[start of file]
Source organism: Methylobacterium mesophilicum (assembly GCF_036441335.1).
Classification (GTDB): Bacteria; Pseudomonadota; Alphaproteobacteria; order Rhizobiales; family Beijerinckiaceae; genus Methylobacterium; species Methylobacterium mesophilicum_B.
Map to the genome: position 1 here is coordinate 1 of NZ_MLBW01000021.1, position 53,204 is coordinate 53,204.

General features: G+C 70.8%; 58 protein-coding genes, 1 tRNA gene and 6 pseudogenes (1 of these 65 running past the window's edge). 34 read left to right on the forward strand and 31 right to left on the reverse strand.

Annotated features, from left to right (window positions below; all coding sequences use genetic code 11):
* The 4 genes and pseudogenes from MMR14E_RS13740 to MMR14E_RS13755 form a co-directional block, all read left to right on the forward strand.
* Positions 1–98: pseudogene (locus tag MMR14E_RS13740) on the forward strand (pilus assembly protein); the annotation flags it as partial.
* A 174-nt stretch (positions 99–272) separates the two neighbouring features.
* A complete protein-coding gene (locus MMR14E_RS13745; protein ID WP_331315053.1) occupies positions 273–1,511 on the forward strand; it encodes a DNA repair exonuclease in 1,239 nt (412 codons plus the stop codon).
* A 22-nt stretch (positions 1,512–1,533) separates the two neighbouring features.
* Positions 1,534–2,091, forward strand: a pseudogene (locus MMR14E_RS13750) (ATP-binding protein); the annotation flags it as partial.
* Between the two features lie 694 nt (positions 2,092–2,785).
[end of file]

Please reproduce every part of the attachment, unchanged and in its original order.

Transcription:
Source organism: Methylobacterium mesophilicum (assembly GCF_036441335.1).
Classification (GTDB): Bacteria; Pseudomonadota; Alphaproteobacteria; order Rhizobiales; family Beijerinckiaceae; genus Methylobacterium; species Methylobacterium mesophilicum_B.
Map to the genome: position 1 here is coordinate 1 of NZ_MLBW01000021.1, position 53,204 is coordinate 53,204.

General features: G+C 70.8%; 58 protein-coding genes, 1 tRNA gene and 6 pseudogenes (1 of these 65 running past the window's edge). 34 read left to right on the forward strand and 31 right to left on the reverse strand.

Annotated features, from left to right (window positions below; all coding sequences use genetic code 11):
* The 4 genes and pseudogenes from MMR14E_RS13740 to MMR14E_RS13755 form a co-directional block, all read left to right on the forward strand.
* Positions 1–98: pseudogene (locus tag MMR14E_RS13740) on the forward strand (pilus assembly protein); the annotation flags it as partial.
* A 174-nt stretch (positions 99–272) separates the two neighbouring features.
* A complete protein-coding gene (locus MMR14E_RS13745; protein ID WP_331315053.1) occupies positions 273–1,511 on the forward strand; it encodes a DNA repair exonuclease in 1,239 nt (412 codons plus the stop codon).
* A 22-nt stretch (positions 1,512–1,533) separates the two neighbouring features.
* Positions 1,534–2,091, forward strand: a pseudogene (locus MMR14E_RS13750) (ATP-binding protein); the annotation flags it as partial.
* Between the two features lie 694 nt (positions 2,092–2,785).